The long-serving boss of Aberdeen Crematorium has been suspended amid a major investigation into the disposal of baby ashes.
The Press and Journal understands superintendent Derek Snow was temporarily removed from his post following the announcement of a fresh inquiry into practices at the Hazlehead facility.
Mr Snow, who has been in charge for decades, declined to comment when contacted at his home in Aberdeenshire yesterday.
But solicitors representing north-east families who have been caught up in the scandal claimed last night that the move was a sign the local authority was accepting “serious mismanagement” had taken place.
Aberdeen City Council’s chief executive Angela Scott announced last month that a new probe would be launched after an allegation surfaced that remains of infants and adults were cremated together.
The decision to re-examine working practices was taken less than a year after a separate inquiry found no evidence of wrongdoing.
Aberdeen was originally implicated in the fallout from a scandal which hit Mortonhall Crematorium in Edinburgh, where ashes of babies were disposed of without the knowledge of parents.
Patrick McGuire, a partner with Thompsons Solicitors, which represents a number of affected north-east families said: “The decision to suspend a senior figure involved in running Hazelhead Crematorium is yet another example of Aberdeen City Council recognising that serious mismanagement was taking place under their watch at the facility.
“But yet while the council is prepared to act by suspending senior staff it continues to be evasive and obstructive in its dealings with the families whose children’s ashes were disposed of in this disgraceful way.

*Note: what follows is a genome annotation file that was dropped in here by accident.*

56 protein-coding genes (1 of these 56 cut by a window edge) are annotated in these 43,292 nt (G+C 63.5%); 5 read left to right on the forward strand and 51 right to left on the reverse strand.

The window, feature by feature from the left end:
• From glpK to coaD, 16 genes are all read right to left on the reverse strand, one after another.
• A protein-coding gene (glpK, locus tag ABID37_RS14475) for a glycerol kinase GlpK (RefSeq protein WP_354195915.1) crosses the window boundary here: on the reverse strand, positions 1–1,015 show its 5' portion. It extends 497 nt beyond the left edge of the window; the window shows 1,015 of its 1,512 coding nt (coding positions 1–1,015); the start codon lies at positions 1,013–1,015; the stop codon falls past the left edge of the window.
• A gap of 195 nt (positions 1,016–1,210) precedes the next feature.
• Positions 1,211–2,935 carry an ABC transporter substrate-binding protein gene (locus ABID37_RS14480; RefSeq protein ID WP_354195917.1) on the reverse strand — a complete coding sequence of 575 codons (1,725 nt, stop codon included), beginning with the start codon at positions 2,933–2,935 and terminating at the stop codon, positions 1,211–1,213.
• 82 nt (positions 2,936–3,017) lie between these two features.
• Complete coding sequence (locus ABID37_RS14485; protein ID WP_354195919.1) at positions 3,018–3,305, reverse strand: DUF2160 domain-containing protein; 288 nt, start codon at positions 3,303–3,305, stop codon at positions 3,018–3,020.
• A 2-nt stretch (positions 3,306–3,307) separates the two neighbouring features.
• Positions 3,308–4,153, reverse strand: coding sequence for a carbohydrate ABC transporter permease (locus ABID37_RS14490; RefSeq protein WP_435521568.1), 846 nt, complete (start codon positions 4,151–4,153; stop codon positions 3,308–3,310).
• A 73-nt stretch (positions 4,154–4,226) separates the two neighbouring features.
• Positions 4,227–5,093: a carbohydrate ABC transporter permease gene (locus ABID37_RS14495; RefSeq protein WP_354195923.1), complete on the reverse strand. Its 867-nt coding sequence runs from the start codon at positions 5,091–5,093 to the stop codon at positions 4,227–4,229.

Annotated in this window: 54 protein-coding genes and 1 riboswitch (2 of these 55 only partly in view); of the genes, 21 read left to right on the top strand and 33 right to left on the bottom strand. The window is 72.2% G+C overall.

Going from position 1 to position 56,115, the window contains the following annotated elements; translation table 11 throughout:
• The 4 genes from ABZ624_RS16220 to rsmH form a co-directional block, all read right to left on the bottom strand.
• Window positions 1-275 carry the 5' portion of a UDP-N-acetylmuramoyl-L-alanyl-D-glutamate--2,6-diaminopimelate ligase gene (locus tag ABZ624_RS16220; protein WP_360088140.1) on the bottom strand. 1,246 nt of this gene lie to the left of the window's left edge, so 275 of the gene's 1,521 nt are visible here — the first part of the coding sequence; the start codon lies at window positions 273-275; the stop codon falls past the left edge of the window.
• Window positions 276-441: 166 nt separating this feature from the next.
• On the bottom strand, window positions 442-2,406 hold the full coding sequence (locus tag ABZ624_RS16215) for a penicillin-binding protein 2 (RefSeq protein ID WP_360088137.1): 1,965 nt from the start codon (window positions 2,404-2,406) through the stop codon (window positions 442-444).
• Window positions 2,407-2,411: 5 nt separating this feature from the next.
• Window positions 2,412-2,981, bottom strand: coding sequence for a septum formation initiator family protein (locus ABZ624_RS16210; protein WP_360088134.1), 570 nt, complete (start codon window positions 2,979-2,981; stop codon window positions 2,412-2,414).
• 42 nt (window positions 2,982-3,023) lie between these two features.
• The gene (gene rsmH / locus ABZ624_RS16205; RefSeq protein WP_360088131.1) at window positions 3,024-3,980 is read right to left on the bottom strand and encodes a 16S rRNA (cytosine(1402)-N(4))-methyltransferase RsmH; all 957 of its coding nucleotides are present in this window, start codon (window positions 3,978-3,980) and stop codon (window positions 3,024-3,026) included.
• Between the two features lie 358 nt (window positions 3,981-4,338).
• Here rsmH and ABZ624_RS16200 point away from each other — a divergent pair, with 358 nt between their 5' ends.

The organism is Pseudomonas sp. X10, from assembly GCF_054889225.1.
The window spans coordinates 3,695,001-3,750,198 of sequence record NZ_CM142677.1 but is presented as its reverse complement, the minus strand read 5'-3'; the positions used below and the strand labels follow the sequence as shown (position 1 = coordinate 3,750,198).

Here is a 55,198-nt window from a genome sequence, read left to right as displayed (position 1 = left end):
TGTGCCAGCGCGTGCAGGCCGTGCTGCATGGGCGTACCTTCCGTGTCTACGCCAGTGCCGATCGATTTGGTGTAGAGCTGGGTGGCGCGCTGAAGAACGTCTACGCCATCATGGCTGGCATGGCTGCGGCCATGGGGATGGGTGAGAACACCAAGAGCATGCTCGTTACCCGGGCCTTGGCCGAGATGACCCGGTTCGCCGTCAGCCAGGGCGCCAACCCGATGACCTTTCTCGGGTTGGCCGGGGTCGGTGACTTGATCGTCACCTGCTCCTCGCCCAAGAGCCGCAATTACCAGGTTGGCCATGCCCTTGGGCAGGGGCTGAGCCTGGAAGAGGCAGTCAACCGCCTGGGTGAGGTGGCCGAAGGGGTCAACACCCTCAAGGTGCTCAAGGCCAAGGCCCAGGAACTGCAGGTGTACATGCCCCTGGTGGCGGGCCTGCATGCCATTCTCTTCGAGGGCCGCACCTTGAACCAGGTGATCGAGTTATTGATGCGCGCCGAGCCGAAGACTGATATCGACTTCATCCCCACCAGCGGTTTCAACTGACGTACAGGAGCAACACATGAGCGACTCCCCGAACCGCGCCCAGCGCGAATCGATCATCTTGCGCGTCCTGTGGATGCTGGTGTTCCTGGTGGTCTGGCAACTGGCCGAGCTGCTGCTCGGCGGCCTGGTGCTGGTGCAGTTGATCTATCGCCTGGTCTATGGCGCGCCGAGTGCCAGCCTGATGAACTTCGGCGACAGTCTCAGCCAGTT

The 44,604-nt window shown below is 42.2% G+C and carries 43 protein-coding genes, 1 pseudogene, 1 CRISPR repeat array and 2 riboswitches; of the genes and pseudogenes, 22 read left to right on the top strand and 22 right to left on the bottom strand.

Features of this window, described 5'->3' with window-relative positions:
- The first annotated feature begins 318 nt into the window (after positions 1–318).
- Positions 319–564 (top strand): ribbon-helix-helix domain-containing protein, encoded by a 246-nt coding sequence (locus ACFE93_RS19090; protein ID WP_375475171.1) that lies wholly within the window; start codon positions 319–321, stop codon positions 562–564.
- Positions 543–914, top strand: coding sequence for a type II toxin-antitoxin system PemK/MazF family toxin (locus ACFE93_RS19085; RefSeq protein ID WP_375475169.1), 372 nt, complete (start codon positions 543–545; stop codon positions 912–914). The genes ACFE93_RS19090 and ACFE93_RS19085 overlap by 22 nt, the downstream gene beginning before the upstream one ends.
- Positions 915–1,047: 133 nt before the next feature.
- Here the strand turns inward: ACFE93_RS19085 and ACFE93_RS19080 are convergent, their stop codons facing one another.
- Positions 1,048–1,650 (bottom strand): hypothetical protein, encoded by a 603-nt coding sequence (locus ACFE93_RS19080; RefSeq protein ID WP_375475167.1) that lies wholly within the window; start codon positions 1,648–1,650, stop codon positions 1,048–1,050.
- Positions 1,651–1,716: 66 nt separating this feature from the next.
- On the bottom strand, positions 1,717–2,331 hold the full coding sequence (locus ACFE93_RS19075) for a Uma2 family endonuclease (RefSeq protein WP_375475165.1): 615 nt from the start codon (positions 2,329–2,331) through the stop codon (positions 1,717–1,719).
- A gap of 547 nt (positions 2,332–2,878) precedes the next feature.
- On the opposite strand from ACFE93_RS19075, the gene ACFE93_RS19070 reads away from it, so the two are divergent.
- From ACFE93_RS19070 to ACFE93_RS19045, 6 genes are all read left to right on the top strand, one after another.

“Its time for the council to do the right thing and show a far more open and compassionate approach to all the families involved.”
A city council spokeswoman said: “We do not comment on individual staffing matters.”
Former Lord Advocate Dame Elish Angiolini is leading a nationwide investigation in an effort to find out what happened to every baby who was cremated at several facilities across the country, including Aberdeen.
The National Investigation Unit will examine local authority and private crematoria, the NHS and funeral directors.
The investigation was announced after the Infant Cremation Commission, led by senior judge Lord Bonomy, made 60 recommendations aimed at avoiding “repetition of past failures”.
The council spokeswoman said the authority was “waiting to be informed” by Dame Elish and her investigation team of the dates when they will be visiting Aberdeen.
She added: “The council will of course co-operate fully with Dame Elish and her investigation team.
“It is not Aberdeen City Council’s intention to duplicate the national investigation.”
The previous city council audit, carried out by PricewaterhouseCoopers in January last year, found the remains of children aged five or under had been scattered in the Garden of Remembrance.
Auditors were unable to check if families had been consulted in 40 instances dating back to 1984.
The report also found there were no cases in the past five years in which ashes had existed but were not returned.
Former council leader Barney Crockett said at the time that the authority’s procedures were “sound”.
The city council announced in May the ashes of all babies cremated in the city were now being recovered and returned to parents.